Table 5.2: Q10a – Do you agree that, in order to counteract the list order effect, a change should be made in the way in which candidates are listed on election ballot papers?
5.29 Respondents who answered ‘yes’ to Question 10a were then asked for their views on the type of new system they would prefer (Question 10b). The consultation paper suggested three possibilities: (i) rotation (where candidates’ names are ordered differently on each version), (ii) randomisation (where candidates have their position on the ballot paper determined by lottery) and (iii) alphabetical-reverse alphabetical (where half the ballot papers are printed in alphabetical order and half in reverse alphabetical order). Table 5.3 shows that, among those who replied (n=579), almost two-thirds (64%) were in favour of candidate names being ordered in a random fashion on ballot papers. Organisations often provided comments without expressing a view at either Question 10a or 10b.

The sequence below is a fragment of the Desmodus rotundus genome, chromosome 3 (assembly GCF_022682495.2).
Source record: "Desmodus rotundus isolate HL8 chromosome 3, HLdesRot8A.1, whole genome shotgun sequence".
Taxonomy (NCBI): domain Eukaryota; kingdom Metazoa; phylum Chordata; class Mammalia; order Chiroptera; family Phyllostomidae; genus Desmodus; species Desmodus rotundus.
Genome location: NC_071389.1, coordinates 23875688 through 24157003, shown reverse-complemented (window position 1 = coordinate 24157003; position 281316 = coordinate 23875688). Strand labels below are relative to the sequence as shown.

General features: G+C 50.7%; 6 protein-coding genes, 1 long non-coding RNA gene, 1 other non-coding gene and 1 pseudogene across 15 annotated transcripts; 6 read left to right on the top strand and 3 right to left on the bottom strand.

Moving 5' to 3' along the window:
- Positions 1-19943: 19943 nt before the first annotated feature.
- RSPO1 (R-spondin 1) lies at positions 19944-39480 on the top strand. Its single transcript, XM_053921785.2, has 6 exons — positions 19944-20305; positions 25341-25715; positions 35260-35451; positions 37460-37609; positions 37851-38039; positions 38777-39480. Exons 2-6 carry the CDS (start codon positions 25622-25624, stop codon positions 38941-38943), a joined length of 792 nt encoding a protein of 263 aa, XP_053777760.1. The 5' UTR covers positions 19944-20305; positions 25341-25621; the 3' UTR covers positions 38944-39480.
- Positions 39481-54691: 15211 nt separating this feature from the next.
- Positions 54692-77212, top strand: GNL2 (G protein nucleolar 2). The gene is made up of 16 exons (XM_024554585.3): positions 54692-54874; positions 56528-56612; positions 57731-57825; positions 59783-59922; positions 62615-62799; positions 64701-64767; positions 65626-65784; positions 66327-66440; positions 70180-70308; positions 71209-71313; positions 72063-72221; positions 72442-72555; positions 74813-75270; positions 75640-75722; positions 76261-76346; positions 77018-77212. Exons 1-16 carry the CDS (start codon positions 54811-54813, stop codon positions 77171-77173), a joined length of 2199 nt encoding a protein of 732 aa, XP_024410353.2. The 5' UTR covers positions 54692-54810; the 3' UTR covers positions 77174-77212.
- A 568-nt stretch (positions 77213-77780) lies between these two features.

Table 5.3: Q10b – If so, what form of new system would you favour?
|More than 1 choice selected||1||10%||36||6%||37||6%|
The table includes only those who answered ‘yes’ to Question 10a above.
* Respondents who indicated a preference for one of the first three options but commented that they wanted candidate names grouped by political party have been recoded into the ‘other’ category above.
Percentages may not total 100% due to rounding.
5.30 Altogether, 253 respondents (36 organisations and 217 individuals) made additional comments in relation to these questions – at Question 10b and / or Question 11. Respondents commented on:
- The status quo: Respondents who answered ‘yes’ at Question 10a explained why they thought a change was needed. Those who answered ‘no’ explained their reasons for preferring the status quo. Respondents who did not answer the tick-box question (including electoral bodies and most public sector organisations) identified challenges and potential risks in changing the current alphabetical listing; these were closely related to the reasons given by respondents who answered ‘no’.